Psychtoolbox>Screen.{mex*} subfunction

screenNumbers=Screen(‘Screens’ [, physicalDisplays]);

Return an array of screenNumbers, corresponding to available logical or physical
Please note that the set of reported screens is only refreshed on first
invocation of Screen() after application startup or after a ‘clear all’. If you
replug or en-/disable displays, you must execute ‘clear all’ to force a
redetection of available displays. This is done for efficiency reasons to get
better realtime behaviour.
The meaning/mapping of screenNumbers to physical display devices on different
operating systems differs:
On Linux with X11 X-Server display system, screenNumber 0 - n correspond to
X-Screens 0 - n. As a single X-Screen can have multiple physical displays
assigned, there isn’t a one to one mapping by default. E.g., by default, all
displays are assigned to X-Screen 0, so a multi-display setup will only report
one screenNumber, the number 0. You can define arbitrary mappings with our setup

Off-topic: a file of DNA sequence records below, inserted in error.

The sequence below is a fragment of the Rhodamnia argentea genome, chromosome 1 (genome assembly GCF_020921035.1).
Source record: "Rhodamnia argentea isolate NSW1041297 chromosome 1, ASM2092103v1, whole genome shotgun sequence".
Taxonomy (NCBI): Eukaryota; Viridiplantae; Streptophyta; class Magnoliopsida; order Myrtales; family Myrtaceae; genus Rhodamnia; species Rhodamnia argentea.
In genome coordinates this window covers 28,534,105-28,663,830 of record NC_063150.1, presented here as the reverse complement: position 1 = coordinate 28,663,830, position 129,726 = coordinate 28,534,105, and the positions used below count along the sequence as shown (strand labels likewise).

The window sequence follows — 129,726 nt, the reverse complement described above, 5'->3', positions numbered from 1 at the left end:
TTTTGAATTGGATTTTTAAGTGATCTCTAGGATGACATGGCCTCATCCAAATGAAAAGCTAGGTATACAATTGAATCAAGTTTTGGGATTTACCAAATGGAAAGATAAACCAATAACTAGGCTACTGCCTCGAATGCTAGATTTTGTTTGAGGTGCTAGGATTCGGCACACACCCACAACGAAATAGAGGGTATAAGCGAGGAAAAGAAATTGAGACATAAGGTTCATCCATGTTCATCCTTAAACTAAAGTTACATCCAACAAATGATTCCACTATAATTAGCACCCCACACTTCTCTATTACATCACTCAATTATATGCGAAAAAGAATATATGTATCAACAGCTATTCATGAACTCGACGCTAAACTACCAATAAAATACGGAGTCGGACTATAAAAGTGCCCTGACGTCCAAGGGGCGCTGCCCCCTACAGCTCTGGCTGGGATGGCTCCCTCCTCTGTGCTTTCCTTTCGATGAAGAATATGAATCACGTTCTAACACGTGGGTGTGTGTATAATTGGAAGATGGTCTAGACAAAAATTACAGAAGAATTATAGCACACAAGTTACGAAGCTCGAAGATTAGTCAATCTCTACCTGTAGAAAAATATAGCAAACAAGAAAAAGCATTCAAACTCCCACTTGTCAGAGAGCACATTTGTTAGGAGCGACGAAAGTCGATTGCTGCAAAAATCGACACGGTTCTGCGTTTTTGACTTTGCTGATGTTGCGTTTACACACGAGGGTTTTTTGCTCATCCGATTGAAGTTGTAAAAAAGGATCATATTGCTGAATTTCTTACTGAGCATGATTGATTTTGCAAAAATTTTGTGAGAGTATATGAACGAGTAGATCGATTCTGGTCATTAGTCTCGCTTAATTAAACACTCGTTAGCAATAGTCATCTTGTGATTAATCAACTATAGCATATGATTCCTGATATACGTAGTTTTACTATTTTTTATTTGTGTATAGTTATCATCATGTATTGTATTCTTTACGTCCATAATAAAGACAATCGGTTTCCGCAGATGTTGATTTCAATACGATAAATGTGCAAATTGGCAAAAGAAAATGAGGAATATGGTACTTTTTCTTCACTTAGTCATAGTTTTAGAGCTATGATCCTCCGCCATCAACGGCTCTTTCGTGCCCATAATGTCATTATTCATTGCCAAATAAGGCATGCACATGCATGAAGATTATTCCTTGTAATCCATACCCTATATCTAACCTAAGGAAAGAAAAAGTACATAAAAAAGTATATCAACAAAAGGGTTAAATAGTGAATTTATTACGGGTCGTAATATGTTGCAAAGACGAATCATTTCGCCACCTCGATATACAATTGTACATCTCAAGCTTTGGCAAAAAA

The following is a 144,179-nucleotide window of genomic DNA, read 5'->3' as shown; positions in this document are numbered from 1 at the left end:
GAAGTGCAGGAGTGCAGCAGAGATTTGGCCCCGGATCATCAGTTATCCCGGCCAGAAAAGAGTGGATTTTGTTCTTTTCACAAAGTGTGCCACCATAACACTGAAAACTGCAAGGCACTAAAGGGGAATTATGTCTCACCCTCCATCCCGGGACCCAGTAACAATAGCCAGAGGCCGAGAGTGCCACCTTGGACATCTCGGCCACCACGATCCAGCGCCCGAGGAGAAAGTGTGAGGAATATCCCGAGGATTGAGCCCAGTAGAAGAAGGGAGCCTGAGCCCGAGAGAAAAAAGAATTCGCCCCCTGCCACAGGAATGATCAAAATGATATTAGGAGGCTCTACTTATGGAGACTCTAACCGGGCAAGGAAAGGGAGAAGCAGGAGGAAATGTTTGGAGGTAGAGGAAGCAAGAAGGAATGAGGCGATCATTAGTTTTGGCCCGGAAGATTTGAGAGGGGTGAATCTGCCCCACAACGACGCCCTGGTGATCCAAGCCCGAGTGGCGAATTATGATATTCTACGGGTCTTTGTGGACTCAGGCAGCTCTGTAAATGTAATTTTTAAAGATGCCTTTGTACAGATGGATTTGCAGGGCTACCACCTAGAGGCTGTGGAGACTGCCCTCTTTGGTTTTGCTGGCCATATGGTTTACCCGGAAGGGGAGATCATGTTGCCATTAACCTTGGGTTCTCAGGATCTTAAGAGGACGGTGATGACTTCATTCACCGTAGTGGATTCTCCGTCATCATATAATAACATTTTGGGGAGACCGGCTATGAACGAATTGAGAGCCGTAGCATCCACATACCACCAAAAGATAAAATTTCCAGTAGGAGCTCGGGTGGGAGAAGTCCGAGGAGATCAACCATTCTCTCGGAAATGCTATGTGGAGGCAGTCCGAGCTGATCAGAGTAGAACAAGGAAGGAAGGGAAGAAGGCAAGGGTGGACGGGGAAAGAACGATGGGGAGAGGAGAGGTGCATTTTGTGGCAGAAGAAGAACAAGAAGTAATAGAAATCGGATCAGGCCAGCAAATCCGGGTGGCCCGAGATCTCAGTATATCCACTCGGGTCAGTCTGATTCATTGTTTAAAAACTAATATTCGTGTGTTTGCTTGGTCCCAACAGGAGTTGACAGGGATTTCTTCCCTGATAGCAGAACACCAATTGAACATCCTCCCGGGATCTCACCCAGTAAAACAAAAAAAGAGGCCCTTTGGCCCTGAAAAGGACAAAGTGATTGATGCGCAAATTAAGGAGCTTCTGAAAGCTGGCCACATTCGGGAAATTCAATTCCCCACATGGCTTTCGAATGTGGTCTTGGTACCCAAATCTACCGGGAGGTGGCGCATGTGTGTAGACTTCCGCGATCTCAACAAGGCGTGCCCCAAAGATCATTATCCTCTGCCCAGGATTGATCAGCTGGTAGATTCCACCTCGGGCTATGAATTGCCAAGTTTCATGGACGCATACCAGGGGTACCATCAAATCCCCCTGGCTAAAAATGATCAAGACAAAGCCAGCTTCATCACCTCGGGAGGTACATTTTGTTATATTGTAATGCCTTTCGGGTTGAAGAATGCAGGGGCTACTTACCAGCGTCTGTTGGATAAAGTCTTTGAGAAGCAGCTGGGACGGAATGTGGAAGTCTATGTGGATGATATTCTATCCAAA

script XOrgConfCreator, to optimally suit your needs.
If this command is executed on Microsoft Windows in a multi-display
configuration, then the following rule applies: Screen 0 is always the first two
monitors assigned to the Windows desktop. Screens 1 to n are corresponding to
windows display monitors 1 to n. If you want to open an onscreen window only on
one specific display, or you want to query or set the properties of a display
(e.g., framerate, size, color depth or gamma tables), use the screen numbers 1
to n. If you want to open a window suitable for stereo display on a dual display
setup consisting of the first two monitors, use screen zero.
On OSX, numbers 0 - n correspond to logical displays 0 - n. When executed on OSX
with the optional ‘physicalDisplays’ flag set to 1, it will enumerate the set of
physical displays, which can be different from the set of logical displays that
is returned by default. E.g., in mirror mode or clone mode, there is only one
logical display, representing the mirror set of all mirrored physical displays.
This is mostly useful to set, e.g., gamma tables on a per display basis, even if
in mirror mode. Note that according to some user reports, reporting of the true
set of physical displays may have been broken by Apple in current macOS
versions: The set of reported logical and physical displays may be the same even
in mirror mode configurations, due to macOS operating system defects.

###See also: